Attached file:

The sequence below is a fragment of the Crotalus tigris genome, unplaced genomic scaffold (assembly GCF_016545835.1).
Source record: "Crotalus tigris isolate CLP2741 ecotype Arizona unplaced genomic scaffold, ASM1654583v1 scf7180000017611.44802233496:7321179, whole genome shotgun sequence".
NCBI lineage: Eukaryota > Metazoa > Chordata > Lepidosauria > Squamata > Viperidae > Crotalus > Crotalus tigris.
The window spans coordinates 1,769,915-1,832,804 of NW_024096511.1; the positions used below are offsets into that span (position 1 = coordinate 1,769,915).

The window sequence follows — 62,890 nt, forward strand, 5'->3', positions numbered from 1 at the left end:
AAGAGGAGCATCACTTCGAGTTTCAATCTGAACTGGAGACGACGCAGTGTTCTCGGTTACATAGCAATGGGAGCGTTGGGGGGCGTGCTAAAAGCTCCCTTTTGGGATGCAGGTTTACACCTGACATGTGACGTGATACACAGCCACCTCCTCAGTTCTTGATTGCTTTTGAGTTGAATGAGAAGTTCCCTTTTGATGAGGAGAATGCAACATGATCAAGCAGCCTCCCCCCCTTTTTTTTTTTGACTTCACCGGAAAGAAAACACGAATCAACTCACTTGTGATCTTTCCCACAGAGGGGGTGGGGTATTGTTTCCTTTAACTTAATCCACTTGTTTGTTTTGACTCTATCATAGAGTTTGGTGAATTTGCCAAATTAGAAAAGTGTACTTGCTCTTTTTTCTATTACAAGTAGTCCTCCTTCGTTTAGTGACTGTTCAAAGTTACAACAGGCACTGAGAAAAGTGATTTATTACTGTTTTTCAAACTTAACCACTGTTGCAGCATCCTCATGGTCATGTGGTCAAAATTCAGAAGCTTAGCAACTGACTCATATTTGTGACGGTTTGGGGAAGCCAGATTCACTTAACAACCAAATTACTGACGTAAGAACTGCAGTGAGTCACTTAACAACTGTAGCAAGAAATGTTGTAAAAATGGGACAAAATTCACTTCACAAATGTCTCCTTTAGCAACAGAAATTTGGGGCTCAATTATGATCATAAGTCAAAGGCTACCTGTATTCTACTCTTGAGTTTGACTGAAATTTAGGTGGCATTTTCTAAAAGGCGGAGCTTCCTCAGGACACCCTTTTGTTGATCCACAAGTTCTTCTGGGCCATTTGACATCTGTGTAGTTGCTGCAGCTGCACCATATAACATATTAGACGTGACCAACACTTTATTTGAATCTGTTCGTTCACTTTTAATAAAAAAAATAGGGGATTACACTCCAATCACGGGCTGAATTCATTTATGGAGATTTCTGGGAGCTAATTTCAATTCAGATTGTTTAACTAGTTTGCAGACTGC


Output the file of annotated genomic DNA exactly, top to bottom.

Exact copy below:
The sequence below is a fragment of the Crotalus tigris genome, unplaced genomic scaffold (assembly GCF_016545835.1).
Source record: "Crotalus tigris isolate CLP2741 ecotype Arizona unplaced genomic scaffold, ASM1654583v1 scf7180000017611.44802233496:7321179, whole genome shotgun sequence".
NCBI lineage: Eukaryota > Metazoa > Chordata > Lepidosauria > Squamata > Viperidae > Crotalus > Crotalus tigris.
The window spans coordinates 1,769,915-1,832,804 of NW_024096511.1; the positions used below are offsets into that span (position 1 = coordinate 1,769,915).

The window sequence follows — 62,890 nt, forward strand, 5'->3', positions numbered from 1 at the left end:
AAGAGGAGCATCACTTCGAGTTTCAATCTGAACTGGAGACGACGCAGTGTTCTCGGTTACATAGCAATGGGAGCGTTGGGGGGCGTGCTAAAAGCTCCCTTTTGGGATGCAGGTTTACACCTGACATGTGACGTGATACACAGCCACCTCCTCAGTTCTTGATTGCTTTTGAGTTGAATGAGAAGTTCCCTTTTGATGAGGAGAATGCAACATGATCAAGCAGCCTCCCCCCCTTTTTTTTTTTGACTTCACCGGAAAGAAAACACGAATCAACTCACTTGTGATCTTTCCCACAGAGGGGGTGGGGTATTGTTTCCTTTAACTTAATCCACTTGTTTGTTTTGACTCTATCATAGAGTTTGGTGAATTTGCCAAATTAGAAAAGTGTACTTGCTCTTTTTTCTATTACAAGTAGTCCTCCTTCGTTTAGTGACTGTTCAAAGTTACAACAGGCACTGAGAAAAGTGATTTATTACTGTTTTTCAAACTTAACCACTGTTGCAGCATCCTCATGGTCATGTGGTCAAAATTCAGAAGCTTAGCAACTGACTCATATTTGTGACGGTTTGGGGAAGCCAGATTCACTTAACAACCAAATTACTGACGTAAGAACTGCAGTGAGTCACTTAACAACTGTAGCAAGAAATGTTGTAAAAATGGGACAAAATTCACTTCACAAATGTCTCCTTTAGCAACAGAAATTTGGGGCTCAATTATGATCATAAGTCAAAGGCTACCTGTATTCTACTCTTGAGTTTGACTGAAATTTAGGTGGCATTTTCTAAAAGGCGGAGCTTCCTCAGGACACCCTTTTGTTGATCCACAAGTTCTTCTGGGCCATTTGACATCTGTGTAGTTGCTGCAGCTGCACCATATAACATATTAGACGTGACCAACACTTTATTTGAATCTGTTCGTTCACTTTTAATAAAAAAAATAGGGGATTACACTCCAATCACGGGCTGAATTCATTTATGGAGATTTCTGGGAGCTAATTTCAATTCAGATTGTTTAACTAGTTTGCAGACTGC